BACKGROUND OF THE INVENTION

1. SCOPE OF INVENTION

This invention relates generally to illuminated jewelry, and more particularly to light emitting diode-type miniature jewelry having a uniquely configured compact battery housing and stem for supporting the LED and energy conserving features.

2. PRIOR ART

It is well-known to utilize illuminated jewelry for earrings, body lights and for illuminated articles of clothing. However, in addition to being relatively cumbersome, such prior art devices are also relatively unreliable, short-lived and fail to achieve a desirable level of ornamentality and illumination.

One good attempt to meet these needs is disclosed in U.S. Pat. No. 4,237,525 invented by Deter which teaches illuminated jewelry using a miniature battery as an LED base for an earring for a pierced earlobe. Although this devices appears relatively compact and functional, the level of ornamentality appears to be diminished by the utilitarian structural mounting of the LED and illumination time would be limited.

A very recent patent issued to Miceli in U.S. Pat. No. 4,140,840 teaches an electrical earring for a pierced earlobe containing an LED light-enhancing display light element such as a translucent stone. However, this device is relatively complex in nature, depending on a light transmitting post for transferring light emitting from a small LED mounted against the back or base of the earring formed of a small battery.

Several other attempts toward the development of economically manufacturable, reliable and marketable LED jewelry are disclosed in U.S. Pat. No. 5,018,053, 4,719,544, 4,408,261 and 4,459,645. The complexity of these devices, in combination with their failure to have ever been marketed successfully, speak to their ineffectiveness.

The present invention represents a step beyond the above-described prior art toward a compact and acceptably decorative longer-life piece of LED-illuminated jewelry.

BRIEF SUMMARY OF THE INVENTION

This invention is directed to illuminated jewelry connectable to a wearer as an earring, a clothes pendant or the like includes a light-emitting diode (LED) connected onto an enlarged flat base member at one end of an elongated stem. A miniature battery housing also includes a stem cavity positioned immediately adjacent and generally coextensive with the battery compartment to supportively receive and releasably retain the distal portion of the stem therewithin. The stem and housing are structured so that an electrical circuit is completed between the battery and the LED through the stem when the stem is fully inserted to the bottom of the stem cavity. In this configuration, a gap between the enlarged base member and the housing generally equal to the thickness of the wearer's earlobe or article of clothing is defined. A transparent lens over the LED may be provided to enhance decorative illumination. The stem preferably has two detented positions within the stem cavity, the first a partially inserted position wherein the device may be held for wearing and storage without LED illumination and a second fully inserted position when the LED is illuminated.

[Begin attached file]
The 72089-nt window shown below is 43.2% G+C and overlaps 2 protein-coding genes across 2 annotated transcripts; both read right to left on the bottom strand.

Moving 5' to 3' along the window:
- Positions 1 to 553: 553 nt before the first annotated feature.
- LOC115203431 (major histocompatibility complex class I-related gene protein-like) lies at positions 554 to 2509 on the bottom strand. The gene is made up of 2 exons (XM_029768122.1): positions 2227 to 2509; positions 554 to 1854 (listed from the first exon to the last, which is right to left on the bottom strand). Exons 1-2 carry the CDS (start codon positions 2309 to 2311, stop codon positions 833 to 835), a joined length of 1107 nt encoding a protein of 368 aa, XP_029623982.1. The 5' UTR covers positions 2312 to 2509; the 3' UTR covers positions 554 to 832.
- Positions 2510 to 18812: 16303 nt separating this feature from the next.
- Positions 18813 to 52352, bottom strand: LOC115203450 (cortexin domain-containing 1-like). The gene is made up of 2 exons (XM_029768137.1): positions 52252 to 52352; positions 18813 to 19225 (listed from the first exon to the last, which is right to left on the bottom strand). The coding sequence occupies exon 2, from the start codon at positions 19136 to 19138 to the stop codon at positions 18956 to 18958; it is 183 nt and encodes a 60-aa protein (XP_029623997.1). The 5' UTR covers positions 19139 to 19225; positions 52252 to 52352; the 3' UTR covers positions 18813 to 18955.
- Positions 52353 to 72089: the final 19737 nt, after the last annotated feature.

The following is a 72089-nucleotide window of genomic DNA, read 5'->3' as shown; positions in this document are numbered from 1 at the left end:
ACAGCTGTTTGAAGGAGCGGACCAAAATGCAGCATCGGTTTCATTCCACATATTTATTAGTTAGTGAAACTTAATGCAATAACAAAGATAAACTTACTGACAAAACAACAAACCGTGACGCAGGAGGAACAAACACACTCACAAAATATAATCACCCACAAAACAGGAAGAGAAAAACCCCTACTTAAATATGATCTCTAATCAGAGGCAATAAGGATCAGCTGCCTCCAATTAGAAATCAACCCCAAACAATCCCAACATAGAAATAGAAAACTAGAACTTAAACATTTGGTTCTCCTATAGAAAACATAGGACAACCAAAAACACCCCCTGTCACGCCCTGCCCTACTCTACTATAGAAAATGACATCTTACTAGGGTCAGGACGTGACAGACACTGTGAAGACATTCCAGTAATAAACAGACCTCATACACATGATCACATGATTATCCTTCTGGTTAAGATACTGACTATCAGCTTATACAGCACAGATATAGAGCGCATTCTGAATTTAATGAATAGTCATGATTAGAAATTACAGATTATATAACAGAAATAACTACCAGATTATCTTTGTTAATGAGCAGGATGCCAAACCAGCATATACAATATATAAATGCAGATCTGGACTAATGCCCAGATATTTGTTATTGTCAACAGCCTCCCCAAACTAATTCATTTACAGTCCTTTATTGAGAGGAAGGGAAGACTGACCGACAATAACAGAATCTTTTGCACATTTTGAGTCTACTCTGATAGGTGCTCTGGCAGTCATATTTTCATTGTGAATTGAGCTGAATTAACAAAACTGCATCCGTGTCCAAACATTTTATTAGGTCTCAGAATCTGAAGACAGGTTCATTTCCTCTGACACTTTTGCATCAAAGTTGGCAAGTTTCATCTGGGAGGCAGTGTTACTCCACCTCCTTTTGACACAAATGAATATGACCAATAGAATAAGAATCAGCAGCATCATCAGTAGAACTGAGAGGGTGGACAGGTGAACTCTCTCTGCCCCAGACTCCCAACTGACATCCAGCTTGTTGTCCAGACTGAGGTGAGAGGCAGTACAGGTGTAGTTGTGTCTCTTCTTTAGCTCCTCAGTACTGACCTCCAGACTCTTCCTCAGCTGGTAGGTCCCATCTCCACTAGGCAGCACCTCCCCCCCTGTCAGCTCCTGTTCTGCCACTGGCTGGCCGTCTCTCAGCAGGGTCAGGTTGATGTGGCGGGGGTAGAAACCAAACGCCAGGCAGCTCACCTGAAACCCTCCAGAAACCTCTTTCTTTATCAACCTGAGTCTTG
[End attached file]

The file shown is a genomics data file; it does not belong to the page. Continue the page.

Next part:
It is therefore an object of this invention to provide enhanced LED-illuminated jewelry for use as both an earring for pierced earlobes and for connection to articles of clothing.

It is yet another object of this invention to provide illuminated jewelry having a uniquely configured stem for both supporting an LED and its transparent enclosing lens, while also serving as a dual electrical conductor between the LED and miniature batteries within the compact battery housing.

It is yet another object of this invention to provide illuminated jewelry which may be worn securely with the LED either illuminated or otherwise for energy conserving.

It is yet another object of this invention to incorporate state of the art microchip electronics in combination with an LED for miniaturization and effective decorative appeal.